In capable hands, classic recipes made with fresh, quality ingredients can be magic, but I’m here to tell you somebody’s bound to fuck up anything with everything.

You will find instances where classic recipes become caught in a backwater eddy and rot into poor, grotesque things far removed from former splendor, like a fading star of stage and screen who’s stuck reenacting a famous role in a cowtown. Many recipes fall subject to this farce for the same reason: their name is a draw. So you’ll find prima vera with frozen vegetables, for instance, or steak Diane with cannned cream of mushroom soup.

I worked in a restaurant where the house recipe for scampi consisted of garlic powder, a commercial oil product (Whirl), and the remnants of whatever open bottle of white wine the bartender had. That’s it. This concoction was poured over a dozen medium-sized shrimp arranged in a small circular metal dish and placed in a salamander.

More often than not, the results were dry and chewy. Had our customers been more sophisticated, no doubt they would have complained with vigor and frequency, but the very fact that they didn’t led to the recipe becoming entrenched on our menu and–what’s even more tragic–likely defining this trash as scampi for hundreds of people.

To make a good scampi, sauté the best shrimp available in a really good butter with a slash of olive oil, plenty of fresh, finely-minced garlic, a fruity white wine, salt and white pepper. Before serving, add a jolt of lemon juice and a sprinkling of parsley. Some thicken the sauce with starch,  add scallions, or even chopped drained tomatoes, but I don’t. Scampi can be served as an appetizer with bread or over pasta as an entree.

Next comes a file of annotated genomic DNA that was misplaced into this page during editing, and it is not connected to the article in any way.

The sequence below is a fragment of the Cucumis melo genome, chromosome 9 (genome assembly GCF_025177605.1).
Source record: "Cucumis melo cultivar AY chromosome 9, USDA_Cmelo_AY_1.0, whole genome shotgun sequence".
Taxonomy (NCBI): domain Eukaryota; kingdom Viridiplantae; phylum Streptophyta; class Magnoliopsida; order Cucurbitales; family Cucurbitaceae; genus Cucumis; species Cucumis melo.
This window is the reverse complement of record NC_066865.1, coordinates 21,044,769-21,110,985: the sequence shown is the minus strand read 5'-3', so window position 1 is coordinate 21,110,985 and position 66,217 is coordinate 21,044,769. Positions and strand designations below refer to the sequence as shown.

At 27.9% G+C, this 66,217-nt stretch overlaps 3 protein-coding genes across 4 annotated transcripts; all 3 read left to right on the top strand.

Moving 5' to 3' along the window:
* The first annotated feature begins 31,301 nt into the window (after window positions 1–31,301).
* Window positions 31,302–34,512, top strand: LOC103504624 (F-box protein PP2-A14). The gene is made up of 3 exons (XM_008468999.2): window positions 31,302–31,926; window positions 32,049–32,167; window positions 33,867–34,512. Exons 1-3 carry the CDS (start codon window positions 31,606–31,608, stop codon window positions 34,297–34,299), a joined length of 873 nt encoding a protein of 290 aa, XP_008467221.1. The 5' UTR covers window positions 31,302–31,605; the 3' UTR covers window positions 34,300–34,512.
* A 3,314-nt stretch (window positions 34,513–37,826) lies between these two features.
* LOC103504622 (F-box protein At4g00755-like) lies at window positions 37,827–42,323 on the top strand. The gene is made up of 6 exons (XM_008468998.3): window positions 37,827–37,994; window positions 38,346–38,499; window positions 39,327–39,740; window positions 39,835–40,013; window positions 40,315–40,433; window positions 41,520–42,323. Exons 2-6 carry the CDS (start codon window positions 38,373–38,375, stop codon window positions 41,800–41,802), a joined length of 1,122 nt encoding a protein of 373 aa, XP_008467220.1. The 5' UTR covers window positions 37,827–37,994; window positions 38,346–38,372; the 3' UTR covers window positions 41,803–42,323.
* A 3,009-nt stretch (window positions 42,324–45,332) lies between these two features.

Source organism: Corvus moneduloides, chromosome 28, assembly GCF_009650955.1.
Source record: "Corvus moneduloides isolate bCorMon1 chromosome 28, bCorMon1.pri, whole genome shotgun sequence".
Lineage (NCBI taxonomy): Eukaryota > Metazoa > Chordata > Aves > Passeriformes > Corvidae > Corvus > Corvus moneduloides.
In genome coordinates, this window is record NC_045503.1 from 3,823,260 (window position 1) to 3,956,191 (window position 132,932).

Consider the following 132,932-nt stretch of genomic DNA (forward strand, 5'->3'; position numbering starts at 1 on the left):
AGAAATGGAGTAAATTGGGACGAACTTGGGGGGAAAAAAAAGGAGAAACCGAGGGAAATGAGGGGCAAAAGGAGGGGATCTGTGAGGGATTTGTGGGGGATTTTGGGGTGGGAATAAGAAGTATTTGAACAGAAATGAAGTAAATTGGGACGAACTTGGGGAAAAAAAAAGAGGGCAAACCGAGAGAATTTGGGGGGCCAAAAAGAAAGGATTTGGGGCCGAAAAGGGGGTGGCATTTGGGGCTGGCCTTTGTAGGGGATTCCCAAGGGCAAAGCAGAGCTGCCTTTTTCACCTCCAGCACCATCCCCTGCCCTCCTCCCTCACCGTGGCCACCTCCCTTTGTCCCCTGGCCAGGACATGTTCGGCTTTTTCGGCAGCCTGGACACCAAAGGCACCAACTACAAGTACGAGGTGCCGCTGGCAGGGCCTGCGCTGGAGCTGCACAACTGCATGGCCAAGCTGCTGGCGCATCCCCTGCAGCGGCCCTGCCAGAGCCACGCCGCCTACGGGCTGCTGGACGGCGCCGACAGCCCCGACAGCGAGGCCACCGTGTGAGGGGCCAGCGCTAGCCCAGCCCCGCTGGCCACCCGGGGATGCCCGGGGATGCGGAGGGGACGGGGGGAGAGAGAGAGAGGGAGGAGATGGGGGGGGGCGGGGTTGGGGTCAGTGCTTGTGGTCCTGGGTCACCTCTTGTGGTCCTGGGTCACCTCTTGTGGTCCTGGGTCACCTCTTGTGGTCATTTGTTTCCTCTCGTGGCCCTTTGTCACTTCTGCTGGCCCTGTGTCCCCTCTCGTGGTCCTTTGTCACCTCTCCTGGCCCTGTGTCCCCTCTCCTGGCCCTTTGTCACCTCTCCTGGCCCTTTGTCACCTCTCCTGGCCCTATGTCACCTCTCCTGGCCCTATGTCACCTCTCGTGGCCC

CS’s: A Jackson Institution

CS’s Restaurant at 1359 ½ N. West Street has for years served and influenced the Belhaven and Midtown neighborhoods. It has a narrative and history reminiscent of an earlier and more tranquil Jackson, and like the kites flown at old Riverside Park, thereby hangs a tale. The life of this establishment has been the common denominator of being located on the southwest corner of North West and Adelle Streets with a street number varying from 1357-1361. It has been an eatery in one form or another for 77 years. It remembers when streetcars ran up and down West Street and the country was still in the grasp of the Great Depression. Millsaps boys would sometimes grease the car tracks so that the vehicle could not climb a nearby hill. Boys have always been boys.

The property shared tenancy with the Millsaps College chapter of Pi Kappa Alpha Fraternity in 1937.The site was originally the home of this fraternity and was a residence for several families prior to that dating back to 1930. It was originally (and later) the College Grill, becoming Adelle Grill in 1939. It retained this name until 1959, when it again became the College Grill under new ownership. In 1969, it became Hollingsworth’s Fine Foods under the proprietorship of Lloyd W. Hollingsworth and remained such until 1976 when it became known as Everybody’s Restaurant. How it became CS’s remains a state secret.